• Opportunities and risks, which includes a discussion of:
    • whether and how, based on available evidence, new entrant non-banks are servicing customers that IDIs have not by expanding access to credit, payment services, and deposit-taking services.  (With respect to deposits, the report discusses digital only or neo-banks that exist both as IDIs and non-banks that partner with IDIs).
    • The following risks:
      • Regulatory arbitrage;
      • Prudential concerns arising from re-bundling of functions of banking;
      • Mixing of commerce and banking arising from non-banks seeking bank charters;
      • Reliability and fraud in digital financial services;
      • Data privacy and security in connection with growing demand for consumer data;
      • Bias and discrimination arising from artificial intelligence/machine learning models; and
      • Consumer financial well-being as factor in products and services offered by non-banks.
    • Outstanding gaps in reaching low-income individuals.
  • Prospective impacts on competition: Big Tech in consumer finance.
  • Recommendations, which include the following:
    • To enable competition in responsible consumer credit underwriting, Treasury recommends federal banking regulators should take various steps including:
      • Use the existing supervisory framework for model risk management to provide additional clarity and consistency across IDIs with respect to the use of alternative data and new complex algorithms in credit underwriting systems.  This includes IDIs acting as lenders in bank/fintech partnerships.
      • Continue to engage with supervised institutions that are seeking to prudently implement new credit underwriting approaches, including those using alternative data.  New underwriting approaches that are appropriately designed to increase credit visibility, reduce bias, and expand access should be supported.
      • Assess current credit underwriting, fair lending, and consumer lending guidance to identify potential gaps relevant to implementation of model risk management supervision, including the lack of guidance that would be useful to an IDI in developing risk management processes for underwriting approaches and related products that use alterative data or new complex algorithms.  Given that IDIs frequently rely on credit models provided or supported by a third party, it may be important for regulators to clarify or reiterate expectations for the levels of model validation and monitoring documentation sufficient to evaluate compliance of third-party credit scores and models with consumer laws and other risk management standards applicable to IDI activities.
      • Continue to coordinate with the CFPB and other relevant federal agencies regarding principles and practices for identifying and mitigating violations of fair lending laws by IDIs and non-bank lenders that use alternative data in underwriting.
    • To enable effective oversight of bank/fintech relationships, Treasury recommends:
      • To help reduce regulatory gaps and maintain a level playing field, the CFPB, HUD, and the FTC may need to act with respect to the activities of fintechs and other non-banks that provide services critical to bank/non-bank relationships to help ensure that the parties to such relationships are appropriately supervised and held accountable for violations of law.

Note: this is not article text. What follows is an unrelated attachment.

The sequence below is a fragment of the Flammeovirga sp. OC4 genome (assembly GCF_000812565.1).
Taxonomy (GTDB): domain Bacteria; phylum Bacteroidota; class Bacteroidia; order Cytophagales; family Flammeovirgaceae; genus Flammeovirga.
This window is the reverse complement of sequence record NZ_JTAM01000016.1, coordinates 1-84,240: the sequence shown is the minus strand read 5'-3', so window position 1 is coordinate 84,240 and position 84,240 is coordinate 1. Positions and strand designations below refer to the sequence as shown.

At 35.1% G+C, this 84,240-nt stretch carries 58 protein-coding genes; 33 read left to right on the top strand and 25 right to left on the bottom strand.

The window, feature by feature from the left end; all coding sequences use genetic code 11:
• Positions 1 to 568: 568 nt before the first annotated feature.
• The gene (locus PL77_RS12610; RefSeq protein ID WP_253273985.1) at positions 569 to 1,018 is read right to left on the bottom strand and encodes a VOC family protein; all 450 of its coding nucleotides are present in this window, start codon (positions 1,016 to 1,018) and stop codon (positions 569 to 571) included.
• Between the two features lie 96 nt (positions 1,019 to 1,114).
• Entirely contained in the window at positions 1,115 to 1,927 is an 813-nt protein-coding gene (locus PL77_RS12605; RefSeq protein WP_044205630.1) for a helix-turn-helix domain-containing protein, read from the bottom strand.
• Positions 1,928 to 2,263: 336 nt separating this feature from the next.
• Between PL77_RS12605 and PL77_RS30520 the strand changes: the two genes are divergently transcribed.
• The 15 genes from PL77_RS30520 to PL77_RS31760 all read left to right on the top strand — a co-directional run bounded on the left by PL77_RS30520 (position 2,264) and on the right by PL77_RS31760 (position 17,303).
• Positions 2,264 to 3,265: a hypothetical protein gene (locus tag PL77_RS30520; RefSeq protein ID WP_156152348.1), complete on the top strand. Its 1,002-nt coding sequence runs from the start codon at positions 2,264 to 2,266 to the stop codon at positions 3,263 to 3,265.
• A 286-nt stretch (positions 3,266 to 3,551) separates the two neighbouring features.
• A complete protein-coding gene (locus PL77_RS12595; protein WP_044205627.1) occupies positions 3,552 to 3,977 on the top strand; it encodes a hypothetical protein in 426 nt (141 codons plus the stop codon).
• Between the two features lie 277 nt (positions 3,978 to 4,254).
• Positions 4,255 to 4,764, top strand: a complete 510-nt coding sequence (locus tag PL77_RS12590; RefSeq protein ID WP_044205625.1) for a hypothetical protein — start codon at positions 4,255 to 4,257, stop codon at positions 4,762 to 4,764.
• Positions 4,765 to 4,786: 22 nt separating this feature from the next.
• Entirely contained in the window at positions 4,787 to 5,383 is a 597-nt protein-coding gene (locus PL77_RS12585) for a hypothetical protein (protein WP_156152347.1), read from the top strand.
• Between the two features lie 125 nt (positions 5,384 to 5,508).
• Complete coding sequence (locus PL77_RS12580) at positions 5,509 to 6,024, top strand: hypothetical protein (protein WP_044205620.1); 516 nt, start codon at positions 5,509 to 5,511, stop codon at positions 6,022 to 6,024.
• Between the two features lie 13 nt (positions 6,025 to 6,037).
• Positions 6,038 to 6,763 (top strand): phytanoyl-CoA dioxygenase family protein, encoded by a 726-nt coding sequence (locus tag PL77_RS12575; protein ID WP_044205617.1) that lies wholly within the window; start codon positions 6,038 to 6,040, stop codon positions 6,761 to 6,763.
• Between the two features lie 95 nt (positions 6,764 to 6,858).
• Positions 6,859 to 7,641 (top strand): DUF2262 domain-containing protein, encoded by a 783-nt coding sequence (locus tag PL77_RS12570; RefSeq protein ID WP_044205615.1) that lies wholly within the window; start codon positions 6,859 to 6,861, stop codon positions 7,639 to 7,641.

• The Federal Reserve, FDIC, and OCC should finalize the interagency guidance for banks on managing risks associated with third-party relationships that was proposed in July 2021.  This would serve the goal of establishing a clear and consistently applied supervisory framework for third-party relationships, including bank/fintech relationships.  In finalizing the guidance, the regulators should include language to help encourage IDIs to negotiate effective oversight provisions in their contracts with third-party providers, such as provisions that require a third party to follow certain compliance and risk-management practices that would not otherwise apply to the third party if it were not in a relationship with the IDI, and to provide the IDI with access to information necessary to assess whether the third party’s activities comply with all regulations and risk management policies to which the IDI’s activities are subject such as fair lending regulations.
    • With respect to bank/fintech lending relationships, Treasury recommends that federal banking regulators take the following steps “to increase consistency in supervisory practices, such as exam practices, related to small-dollar lending programs”: (1) revise the interagency small-dollar lending guidance issued in 2020 to address coverage of larger loans (e.g. loans of $10,000 or more) and address with greater specificity how the guidance applies to a bank-fintech lending relationships, including the activities performed by a fintech or other third party with or on behalf of an IDI lender, and (2) provide IDIs with more specificity on how they can provide small-dollar loan products or related products while complying with applicable laws and regulations.
    • With respect to alternative forms of non-bank lending, Treasury recommends that the CFPB should (1) continue to investigate and monitor developments related to small-dollar installment loan products (such as buy now pay later (BNPL)) and consider what additional guidance might be appropriate, (2) consider whether and how the CFPB can supervise larger non-bank lenders, including BNPL and installment loan providers (which the CFPB had considered under former Director Cordray but abandoned under former Director Kraninger); and (3) revisit its 2020 advisory opinion on earned wage access programs and review whether products meeting the requirements of the advisory opinion should not be considered credit products subject to TILA and Regulation Z.